High hopes for a deal to stop planes from polluting the air our babies breath

 On Saturday morning I woke up just before 5 am to the sound of crying.  It turned out that a slight fever and teething were responsible.  After a few minutes of cuddling and reading a few books, all was well.

 Since I was up, I checked my email.  I found out that a few hours earlier, just after 1 am, the Senate had passed a bill saying it would be okay with them if US planes landing in Europe ignored Europe’s climate laws.  The bill also gave a glimmer of hope.  It implied that the FAA and State Department needed to ramp up their efforts to negotiate a global deal to reduce carbon pollution from planes at a meeting that only occurs every three years, and will happen next in September 2013, just before my son turns 3.

 I looked up from reading about this obscure bill that had passed in the middle of the night, and watched my son play.  He had a stuffed polar bear and a stuffed walrus on the floor facing each other, and he had placed a book in front of each of them.  “Polah Bear!  Wawus!  Reading!,” he told me with a grin.

 I smiled, but my mind was flicking through a sideshow of disturbing images from the past months.  I pictured the image of the top of the world, showing half the polar ice cap missing- the home of the real polar bear and the real walrus.  My mind flicked through all the weird weather images, from scorched crops, to larger wildfires, and unprecedented floods.  When would it be enough to make politicians decide that it shouldn’t be free to pollute?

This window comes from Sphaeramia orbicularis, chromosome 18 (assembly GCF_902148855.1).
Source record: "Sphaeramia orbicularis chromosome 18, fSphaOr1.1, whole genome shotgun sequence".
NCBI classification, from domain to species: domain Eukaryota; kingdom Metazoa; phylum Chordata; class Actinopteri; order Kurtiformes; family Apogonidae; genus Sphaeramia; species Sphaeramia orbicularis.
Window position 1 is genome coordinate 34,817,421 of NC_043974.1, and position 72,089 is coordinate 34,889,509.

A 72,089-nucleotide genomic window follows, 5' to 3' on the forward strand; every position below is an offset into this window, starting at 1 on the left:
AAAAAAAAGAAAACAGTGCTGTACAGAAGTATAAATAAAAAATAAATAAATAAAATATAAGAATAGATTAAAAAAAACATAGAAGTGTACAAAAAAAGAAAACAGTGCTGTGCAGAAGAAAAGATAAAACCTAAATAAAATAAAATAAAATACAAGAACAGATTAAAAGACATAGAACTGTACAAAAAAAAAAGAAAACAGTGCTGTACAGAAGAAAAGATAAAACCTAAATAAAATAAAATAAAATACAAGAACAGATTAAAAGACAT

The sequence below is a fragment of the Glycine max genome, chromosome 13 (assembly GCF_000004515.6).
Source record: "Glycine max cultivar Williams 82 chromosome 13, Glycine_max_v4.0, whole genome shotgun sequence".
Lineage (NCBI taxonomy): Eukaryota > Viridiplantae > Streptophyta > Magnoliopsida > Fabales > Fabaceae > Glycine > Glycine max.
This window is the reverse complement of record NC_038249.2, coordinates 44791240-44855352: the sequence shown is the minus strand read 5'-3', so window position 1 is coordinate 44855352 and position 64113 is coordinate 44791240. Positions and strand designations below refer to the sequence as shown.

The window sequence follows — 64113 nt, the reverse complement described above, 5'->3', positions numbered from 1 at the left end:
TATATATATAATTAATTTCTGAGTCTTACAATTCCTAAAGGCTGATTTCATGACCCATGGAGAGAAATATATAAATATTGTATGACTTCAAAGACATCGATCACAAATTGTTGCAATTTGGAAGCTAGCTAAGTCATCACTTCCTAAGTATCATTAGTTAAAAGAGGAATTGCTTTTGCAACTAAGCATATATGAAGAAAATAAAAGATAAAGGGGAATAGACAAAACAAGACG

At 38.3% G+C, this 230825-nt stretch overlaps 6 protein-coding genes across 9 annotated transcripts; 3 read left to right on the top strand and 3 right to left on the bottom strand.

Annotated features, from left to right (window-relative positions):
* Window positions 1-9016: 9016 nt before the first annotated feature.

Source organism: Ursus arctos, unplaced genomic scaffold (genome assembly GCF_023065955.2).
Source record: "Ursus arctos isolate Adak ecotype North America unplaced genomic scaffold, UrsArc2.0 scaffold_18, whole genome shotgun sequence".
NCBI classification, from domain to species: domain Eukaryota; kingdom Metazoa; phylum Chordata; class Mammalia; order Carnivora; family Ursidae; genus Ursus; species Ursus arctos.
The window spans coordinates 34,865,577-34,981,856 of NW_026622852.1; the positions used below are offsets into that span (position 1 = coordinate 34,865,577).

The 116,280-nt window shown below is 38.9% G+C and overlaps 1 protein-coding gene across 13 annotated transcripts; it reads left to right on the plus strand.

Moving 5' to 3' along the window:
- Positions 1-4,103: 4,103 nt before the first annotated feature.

I wondered if anyone at the FAA or State Department was up before sunrise watching their kids play.   Were there airline executives tending to their babies’ fevers at 5 am?  I guessed there probably were. 

I smiled again.  My son was still being cute, and I liked the idea that we all want to protect the air for our babies, and leave them the legacy of a stable climate.  I hoped that in a year I would be woken up a at 5 am with good news, and I imagined a headline:  “Friendlier skies: airlines, countries agree to put a price on pollution”

 

 

 

 

 

Keya Chatterjee

About Keya Chatterjee

Keya Chatterjee is a Climate Change and Environment expert, and Director for International Climate Policy at World Wildlife Fund. Her work focuses on the environmental crisis facing the planet, and what policies and measures should be taken to ameliorate the most catastrophic impacts of climate change. Keya’s commentary on climate change policy and sustainability issues has been quoted in dozens of media outlets including USA Today, CNN, and NBC Nightly News. Keya resides in Washington, DC with her husband Andrew and her son Siddharth. She enjoys practicing yoga, biking, and spending time with her friends and family. She is working on a book about how to have a baby without raising your carbon footprint to be published in 2013 by Ig Publishing. Keep up with Keya’s writing on the nexus of climate change activism and motherhood at www.keyachatterjee.com.